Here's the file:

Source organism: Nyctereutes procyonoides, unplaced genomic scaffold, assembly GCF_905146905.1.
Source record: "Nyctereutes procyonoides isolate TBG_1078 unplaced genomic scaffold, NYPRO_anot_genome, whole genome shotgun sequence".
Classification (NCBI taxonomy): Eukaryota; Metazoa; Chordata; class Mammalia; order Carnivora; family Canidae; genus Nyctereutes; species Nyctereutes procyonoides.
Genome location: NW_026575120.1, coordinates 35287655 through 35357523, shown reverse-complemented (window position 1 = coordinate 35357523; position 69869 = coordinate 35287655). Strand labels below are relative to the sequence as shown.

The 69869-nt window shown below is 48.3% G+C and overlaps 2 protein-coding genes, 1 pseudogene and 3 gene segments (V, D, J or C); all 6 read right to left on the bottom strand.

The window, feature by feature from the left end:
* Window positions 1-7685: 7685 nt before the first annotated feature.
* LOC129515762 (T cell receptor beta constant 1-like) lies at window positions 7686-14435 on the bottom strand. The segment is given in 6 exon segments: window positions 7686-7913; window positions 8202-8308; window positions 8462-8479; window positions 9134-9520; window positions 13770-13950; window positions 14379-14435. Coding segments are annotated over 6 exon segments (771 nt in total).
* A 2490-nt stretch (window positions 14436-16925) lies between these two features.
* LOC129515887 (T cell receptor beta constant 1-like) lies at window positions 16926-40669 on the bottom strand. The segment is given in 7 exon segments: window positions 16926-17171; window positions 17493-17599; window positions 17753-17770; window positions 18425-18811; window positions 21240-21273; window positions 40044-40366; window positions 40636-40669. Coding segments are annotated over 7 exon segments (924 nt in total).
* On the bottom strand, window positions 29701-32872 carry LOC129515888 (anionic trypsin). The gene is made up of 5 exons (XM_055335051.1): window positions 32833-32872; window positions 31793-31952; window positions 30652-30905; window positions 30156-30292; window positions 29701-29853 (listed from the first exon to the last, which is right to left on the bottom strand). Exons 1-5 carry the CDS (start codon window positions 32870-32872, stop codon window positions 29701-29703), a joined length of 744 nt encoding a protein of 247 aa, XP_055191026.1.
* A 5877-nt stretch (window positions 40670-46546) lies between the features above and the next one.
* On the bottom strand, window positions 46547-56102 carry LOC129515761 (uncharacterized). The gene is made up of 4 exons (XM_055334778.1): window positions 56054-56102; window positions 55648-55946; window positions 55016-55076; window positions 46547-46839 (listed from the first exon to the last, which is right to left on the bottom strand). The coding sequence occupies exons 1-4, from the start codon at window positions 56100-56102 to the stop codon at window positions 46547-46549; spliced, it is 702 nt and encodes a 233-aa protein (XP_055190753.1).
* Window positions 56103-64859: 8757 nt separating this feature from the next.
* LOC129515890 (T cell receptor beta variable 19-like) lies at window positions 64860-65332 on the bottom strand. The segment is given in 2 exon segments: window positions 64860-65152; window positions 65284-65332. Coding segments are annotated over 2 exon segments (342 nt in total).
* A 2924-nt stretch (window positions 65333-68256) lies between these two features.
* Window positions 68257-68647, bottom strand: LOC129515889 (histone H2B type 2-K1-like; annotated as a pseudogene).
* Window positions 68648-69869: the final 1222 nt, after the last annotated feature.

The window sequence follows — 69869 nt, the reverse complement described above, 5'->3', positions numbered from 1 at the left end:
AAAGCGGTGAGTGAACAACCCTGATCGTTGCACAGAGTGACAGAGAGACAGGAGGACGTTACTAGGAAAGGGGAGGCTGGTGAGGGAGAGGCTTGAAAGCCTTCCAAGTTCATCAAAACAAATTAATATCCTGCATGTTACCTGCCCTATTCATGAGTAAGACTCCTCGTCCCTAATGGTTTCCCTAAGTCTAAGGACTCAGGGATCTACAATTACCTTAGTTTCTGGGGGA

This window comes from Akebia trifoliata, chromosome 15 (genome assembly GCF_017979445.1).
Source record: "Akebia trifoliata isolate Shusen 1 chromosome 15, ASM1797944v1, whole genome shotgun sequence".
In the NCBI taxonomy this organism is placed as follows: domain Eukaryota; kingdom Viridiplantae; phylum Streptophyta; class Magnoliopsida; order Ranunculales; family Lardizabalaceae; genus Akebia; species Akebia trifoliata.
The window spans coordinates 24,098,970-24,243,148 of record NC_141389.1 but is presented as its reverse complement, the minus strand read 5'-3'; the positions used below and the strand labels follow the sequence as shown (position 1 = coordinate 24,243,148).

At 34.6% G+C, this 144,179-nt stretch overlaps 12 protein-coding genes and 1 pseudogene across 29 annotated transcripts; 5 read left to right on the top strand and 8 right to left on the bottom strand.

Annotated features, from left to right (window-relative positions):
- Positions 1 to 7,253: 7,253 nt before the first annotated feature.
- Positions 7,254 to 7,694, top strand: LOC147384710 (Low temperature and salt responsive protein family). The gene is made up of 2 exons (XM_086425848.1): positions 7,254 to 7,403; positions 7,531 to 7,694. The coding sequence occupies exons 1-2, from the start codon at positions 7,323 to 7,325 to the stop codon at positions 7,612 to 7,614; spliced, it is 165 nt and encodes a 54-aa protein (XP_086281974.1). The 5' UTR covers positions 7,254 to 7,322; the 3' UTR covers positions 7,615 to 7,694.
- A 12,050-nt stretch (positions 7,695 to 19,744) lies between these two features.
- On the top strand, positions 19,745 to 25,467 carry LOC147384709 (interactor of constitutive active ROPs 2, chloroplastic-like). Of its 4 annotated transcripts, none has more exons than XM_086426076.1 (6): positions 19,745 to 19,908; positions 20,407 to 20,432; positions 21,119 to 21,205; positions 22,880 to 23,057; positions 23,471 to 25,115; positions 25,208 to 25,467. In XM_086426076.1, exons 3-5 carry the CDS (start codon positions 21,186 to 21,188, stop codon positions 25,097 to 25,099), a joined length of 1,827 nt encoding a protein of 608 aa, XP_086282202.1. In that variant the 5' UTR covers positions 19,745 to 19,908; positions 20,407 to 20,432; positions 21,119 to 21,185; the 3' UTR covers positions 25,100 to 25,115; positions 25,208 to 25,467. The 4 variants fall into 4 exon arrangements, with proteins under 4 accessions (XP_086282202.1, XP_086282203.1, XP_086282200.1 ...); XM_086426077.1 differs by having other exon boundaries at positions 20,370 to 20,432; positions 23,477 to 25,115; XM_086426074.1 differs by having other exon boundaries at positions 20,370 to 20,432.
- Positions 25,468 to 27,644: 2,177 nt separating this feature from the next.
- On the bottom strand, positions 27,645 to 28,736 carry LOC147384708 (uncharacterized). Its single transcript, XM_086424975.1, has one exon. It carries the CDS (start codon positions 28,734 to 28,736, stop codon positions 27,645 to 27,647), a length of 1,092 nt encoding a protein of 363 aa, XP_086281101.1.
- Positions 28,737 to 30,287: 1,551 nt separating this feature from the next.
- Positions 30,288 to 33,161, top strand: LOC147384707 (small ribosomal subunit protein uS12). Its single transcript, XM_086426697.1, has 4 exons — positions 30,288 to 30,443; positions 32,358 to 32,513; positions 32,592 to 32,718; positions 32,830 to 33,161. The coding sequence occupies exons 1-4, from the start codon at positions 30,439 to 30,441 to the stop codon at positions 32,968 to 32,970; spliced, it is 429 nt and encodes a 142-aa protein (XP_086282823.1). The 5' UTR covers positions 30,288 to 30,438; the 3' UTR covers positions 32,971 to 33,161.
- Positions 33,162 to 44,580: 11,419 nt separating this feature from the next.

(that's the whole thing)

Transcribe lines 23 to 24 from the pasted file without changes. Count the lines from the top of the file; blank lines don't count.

In the NCBI taxonomy this organism is placed as follows: domain Eukaryota; kingdom Viridiplantae; phylum Streptophyta; class Magnoliopsida; order Ranunculales; family Lardizabalaceae; genus Akebia; species Akebia trifoliata.
The window spans coordinates 24,098,970-24,243,148 of record NC_141389.1 but is presented as its reverse complement, the minus strand read 5'-3'; the positions used below and the strand labels follow the sequence as shown (position 1 = coordinate 24,243,148).